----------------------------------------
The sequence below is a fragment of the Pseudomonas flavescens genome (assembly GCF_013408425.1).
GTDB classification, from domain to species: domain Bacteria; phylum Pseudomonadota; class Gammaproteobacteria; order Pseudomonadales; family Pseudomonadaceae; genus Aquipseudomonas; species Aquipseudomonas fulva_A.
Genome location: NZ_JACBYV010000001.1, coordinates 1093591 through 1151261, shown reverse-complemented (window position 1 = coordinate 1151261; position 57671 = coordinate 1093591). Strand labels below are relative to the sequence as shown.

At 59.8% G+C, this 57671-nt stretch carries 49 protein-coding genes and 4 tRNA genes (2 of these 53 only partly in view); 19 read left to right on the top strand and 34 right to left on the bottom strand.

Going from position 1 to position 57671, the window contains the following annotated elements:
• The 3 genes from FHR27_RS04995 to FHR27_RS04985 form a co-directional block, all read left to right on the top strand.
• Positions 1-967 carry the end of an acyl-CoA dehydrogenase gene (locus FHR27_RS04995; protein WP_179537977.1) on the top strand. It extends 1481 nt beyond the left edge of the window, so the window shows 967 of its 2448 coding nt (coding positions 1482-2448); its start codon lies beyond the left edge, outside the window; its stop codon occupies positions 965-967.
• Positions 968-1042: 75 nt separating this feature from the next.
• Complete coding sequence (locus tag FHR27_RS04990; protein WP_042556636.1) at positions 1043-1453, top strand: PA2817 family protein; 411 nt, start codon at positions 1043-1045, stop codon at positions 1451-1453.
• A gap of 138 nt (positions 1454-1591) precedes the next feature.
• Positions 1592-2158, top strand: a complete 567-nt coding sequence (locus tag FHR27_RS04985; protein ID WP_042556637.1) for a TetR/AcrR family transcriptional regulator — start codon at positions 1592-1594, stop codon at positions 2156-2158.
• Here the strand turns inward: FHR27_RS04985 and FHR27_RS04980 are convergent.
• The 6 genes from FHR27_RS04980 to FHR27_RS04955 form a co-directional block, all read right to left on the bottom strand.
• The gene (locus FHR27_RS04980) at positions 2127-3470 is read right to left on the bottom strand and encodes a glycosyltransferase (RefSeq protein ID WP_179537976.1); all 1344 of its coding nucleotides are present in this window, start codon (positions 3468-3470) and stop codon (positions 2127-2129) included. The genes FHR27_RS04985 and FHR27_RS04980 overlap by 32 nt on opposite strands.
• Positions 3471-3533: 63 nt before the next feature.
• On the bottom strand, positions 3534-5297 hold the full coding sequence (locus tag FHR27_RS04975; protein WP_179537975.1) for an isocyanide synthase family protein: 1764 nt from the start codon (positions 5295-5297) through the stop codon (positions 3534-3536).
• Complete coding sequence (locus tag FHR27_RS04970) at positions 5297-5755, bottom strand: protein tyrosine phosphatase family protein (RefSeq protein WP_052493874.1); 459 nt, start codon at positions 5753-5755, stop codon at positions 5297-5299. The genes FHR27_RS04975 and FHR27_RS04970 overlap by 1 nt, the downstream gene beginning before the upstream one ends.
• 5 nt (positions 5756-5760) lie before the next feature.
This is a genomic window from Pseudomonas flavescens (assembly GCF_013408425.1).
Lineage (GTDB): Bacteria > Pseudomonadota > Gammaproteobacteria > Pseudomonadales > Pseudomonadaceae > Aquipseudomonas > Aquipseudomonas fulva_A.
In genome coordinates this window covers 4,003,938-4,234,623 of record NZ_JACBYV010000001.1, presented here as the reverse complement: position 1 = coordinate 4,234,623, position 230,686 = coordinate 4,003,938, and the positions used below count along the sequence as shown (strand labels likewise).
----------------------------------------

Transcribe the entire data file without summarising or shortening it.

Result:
The sequence below is a fragment of the Pseudomonas flavescens genome (assembly GCF_013408425.1).
GTDB classification, from domain to species: domain Bacteria; phylum Pseudomonadota; class Gammaproteobacteria; order Pseudomonadales; family Pseudomonadaceae; genus Aquipseudomonas; species Aquipseudomonas fulva_A.
Genome location: NZ_JACBYV010000001.1, coordinates 1093591 through 1151261, shown reverse-complemented (window position 1 = coordinate 1151261; position 57671 = coordinate 1093591). Strand labels below are relative to the sequence as shown.

At 59.8% G+C, this 57671-nt stretch carries 49 protein-coding genes and 4 tRNA genes (2 of these 53 only partly in view); 19 read left to right on the top strand and 34 right to left on the bottom strand.

Going from position 1 to position 57671, the window contains the following annotated elements:
• The 3 genes from FHR27_RS04995 to FHR27_RS04985 form a co-directional block, all read left to right on the top strand.
• Positions 1-967 carry the end of an acyl-CoA dehydrogenase gene (locus FHR27_RS04995; protein WP_179537977.1) on the top strand. It extends 1481 nt beyond the left edge of the window, so the window shows 967 of its 2448 coding nt (coding positions 1482-2448); its start codon lies beyond the left edge, outside the window; its stop codon occupies positions 965-967.
• Positions 968-1042: 75 nt separating this feature from the next.
• Complete coding sequence (locus tag FHR27_RS04990; protein WP_042556636.1) at positions 1043-1453, top strand: PA2817 family protein; 411 nt, start codon at positions 1043-1045, stop codon at positions 1451-1453.
• A gap of 138 nt (positions 1454-1591) precedes the next feature.
• Positions 1592-2158, top strand: a complete 567-nt coding sequence (locus tag FHR27_RS04985; protein ID WP_042556637.1) for a TetR/AcrR family transcriptional regulator — start codon at positions 1592-1594, stop codon at positions 2156-2158.
• Here the strand turns inward: FHR27_RS04985 and FHR27_RS04980 are convergent.
• The 6 genes from FHR27_RS04980 to FHR27_RS04955 form a co-directional block, all read right to left on the bottom strand.
• The gene (locus FHR27_RS04980) at positions 2127-3470 is read right to left on the bottom strand and encodes a glycosyltransferase (RefSeq protein ID WP_179537976.1); all 1344 of its coding nucleotides are present in this window, start codon (positions 3468-3470) and stop codon (positions 2127-2129) included. The genes FHR27_RS04985 and FHR27_RS04980 overlap by 32 nt on opposite strands.
• Positions 3471-3533: 63 nt before the next feature.
• On the bottom strand, positions 3534-5297 hold the full coding sequence (locus tag FHR27_RS04975; protein WP_179537975.1) for an isocyanide synthase family protein: 1764 nt from the start codon (positions 5295-5297) through the stop codon (positions 3534-3536).
• Complete coding sequence (locus tag FHR27_RS04970) at positions 5297-5755, bottom strand: protein tyrosine phosphatase family protein (RefSeq protein WP_052493874.1); 459 nt, start codon at positions 5753-5755, stop codon at positions 5297-5299. The genes FHR27_RS04975 and FHR27_RS04970 overlap by 1 nt, the downstream gene beginning before the upstream one ends.
• 5 nt (positions 5756-5760) lie before the next feature.
This is a genomic window from Pseudomonas flavescens (assembly GCF_013408425.1).
Lineage (GTDB): Bacteria > Pseudomonadota > Gammaproteobacteria > Pseudomonadales > Pseudomonadaceae > Aquipseudomonas > Aquipseudomonas fulva_A.
In genome coordinates this window covers 4,003,938-4,234,623 of record NZ_JACBYV010000001.1, presented here as the reverse complement: position 1 = coordinate 4,234,623, position 230,686 = coordinate 4,003,938, and the positions used below count along the sequence as shown (strand labels likewise).